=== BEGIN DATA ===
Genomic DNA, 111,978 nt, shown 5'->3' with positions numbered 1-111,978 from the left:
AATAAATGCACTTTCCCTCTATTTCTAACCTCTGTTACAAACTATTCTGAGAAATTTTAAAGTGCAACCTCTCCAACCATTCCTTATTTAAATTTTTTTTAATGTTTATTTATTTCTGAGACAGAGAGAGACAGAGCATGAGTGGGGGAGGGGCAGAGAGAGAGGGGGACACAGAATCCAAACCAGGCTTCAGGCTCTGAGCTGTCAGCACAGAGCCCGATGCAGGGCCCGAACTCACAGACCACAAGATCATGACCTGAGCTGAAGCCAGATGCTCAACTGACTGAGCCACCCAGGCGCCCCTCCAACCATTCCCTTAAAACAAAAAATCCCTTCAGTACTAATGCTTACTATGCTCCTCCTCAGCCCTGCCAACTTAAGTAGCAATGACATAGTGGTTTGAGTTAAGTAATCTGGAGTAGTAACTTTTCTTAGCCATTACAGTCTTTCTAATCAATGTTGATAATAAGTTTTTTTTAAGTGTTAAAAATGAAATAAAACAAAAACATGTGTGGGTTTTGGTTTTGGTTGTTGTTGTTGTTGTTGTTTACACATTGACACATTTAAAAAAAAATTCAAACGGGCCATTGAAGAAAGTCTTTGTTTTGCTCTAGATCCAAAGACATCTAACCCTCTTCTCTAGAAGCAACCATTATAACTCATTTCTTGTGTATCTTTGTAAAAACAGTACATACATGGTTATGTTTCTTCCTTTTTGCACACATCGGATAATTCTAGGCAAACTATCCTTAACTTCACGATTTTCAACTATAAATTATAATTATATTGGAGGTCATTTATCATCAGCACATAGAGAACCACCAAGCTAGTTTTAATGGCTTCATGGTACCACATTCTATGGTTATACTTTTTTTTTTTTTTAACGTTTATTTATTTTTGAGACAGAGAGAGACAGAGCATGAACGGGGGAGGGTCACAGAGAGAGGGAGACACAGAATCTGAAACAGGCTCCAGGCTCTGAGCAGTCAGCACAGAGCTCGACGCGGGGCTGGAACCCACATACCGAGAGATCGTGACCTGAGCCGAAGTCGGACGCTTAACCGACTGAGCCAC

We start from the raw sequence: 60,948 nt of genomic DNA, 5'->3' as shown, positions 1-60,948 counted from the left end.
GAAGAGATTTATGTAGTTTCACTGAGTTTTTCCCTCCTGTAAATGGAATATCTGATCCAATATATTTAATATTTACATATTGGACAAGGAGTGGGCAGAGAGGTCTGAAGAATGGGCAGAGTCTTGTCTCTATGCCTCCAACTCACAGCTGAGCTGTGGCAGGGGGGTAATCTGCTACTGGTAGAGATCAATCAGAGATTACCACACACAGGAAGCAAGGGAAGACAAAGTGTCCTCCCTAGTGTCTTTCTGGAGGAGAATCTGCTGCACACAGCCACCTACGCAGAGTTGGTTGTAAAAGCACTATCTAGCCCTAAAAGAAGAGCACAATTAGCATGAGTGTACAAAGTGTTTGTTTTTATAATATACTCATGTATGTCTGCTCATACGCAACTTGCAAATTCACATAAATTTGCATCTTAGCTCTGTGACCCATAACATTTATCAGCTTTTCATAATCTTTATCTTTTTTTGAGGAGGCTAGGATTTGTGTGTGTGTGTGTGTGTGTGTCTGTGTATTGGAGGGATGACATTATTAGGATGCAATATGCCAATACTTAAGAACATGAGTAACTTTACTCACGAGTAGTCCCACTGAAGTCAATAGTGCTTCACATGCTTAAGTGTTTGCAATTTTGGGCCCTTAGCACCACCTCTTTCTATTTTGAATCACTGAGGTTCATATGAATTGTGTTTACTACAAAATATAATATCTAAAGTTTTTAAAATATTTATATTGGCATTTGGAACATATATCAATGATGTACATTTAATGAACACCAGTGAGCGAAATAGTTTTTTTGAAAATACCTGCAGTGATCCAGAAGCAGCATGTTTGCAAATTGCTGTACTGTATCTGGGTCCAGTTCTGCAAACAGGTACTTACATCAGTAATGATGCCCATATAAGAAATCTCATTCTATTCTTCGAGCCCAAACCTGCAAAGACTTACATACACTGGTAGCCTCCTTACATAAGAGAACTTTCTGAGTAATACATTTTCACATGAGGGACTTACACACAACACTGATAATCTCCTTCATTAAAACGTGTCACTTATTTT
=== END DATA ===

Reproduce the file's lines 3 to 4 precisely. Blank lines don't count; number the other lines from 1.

We start from the raw sequence: 60,948 nt of genomic DNA, 5'->3' as shown, positions 1-60,948 counted from the left end.
GAAGAGATTTATGTAGTTTCACTGAGTTTTTCCCTCCTGTAAATGGAATATCTGATCCAATATATTTAATATTTACATATTGGACAAGGAGTGGGCAGAGAGGTCTGAAGAATGGGCAGAGTCTTGTCTCTATGCCTCCAACTCACAGCTGAGCTGTGGCAGGGGGGTAATCTGCTACTGGTAGAGATCAATCAGAGATTACCACACACAGGAAGCAAGGGAAGACAAAGTGTCCTCCCTAGTGTCTTTCTGGAGGAGAATCTGCTGCACACAGCCACCTACGCAGAGTTGGTTGTAAAAGCACTATCTAGCCCTAAAAGAAGAGCACAATTAGCATGAGTGTACAAAGTGTTTGTTTTTATAATATACTCATGTATGTCTGCTCATACGCAACTTGCAAATTCACATAAATTTGCATCTTAGCTCTGTGACCCATAACATTTATCAGCTTTTCATAATCTTTATCTTTTTTTGAGGAGGCTAGGATTTGTGTGTGTGTGTGTGTGTGTGTCTGTGTATTGGAGGGATGACATTATTAGGATGCAATATGCCAATACTTAAGAACATGAGTAACTTTACTCACGAGTAGTCCCACTGAAGTCAATAGTGCTTCACATGCTTAAGTGTTTGCAATTTTGGGCCCTTAGCACCACCTCTTTCTATTTTGAATCACTGAGGTTCATATGAATTGTGTTTACTACAAAATATAATATCTAAAGTTTTTAAAATATTTATATTGGCATTTGGAACATATATCAATGATGTACATTTAATGAACACCAGTGAGCGAAATAGTTTTTTTGAAAATACCTGCAGTGATCCAGAAGCAGCATGTTTGCAAATTGCTGTACTGTATCTGGGTCCAGTTCTGCAAACAGGTACTTACATCAGTAATGATGCCCATATAAGAAATCTCATTCTATTCTTCGAGCCCAAACCTGCAAAGACTTACATACACTGGTAGCCTCCTTACATAAGAGAACTTTCTGAGTAATACATTTTCACATGAGGGACTTACACACAACACTGATAATCTCCTTCATTAAAACGTGTCACTTATTTT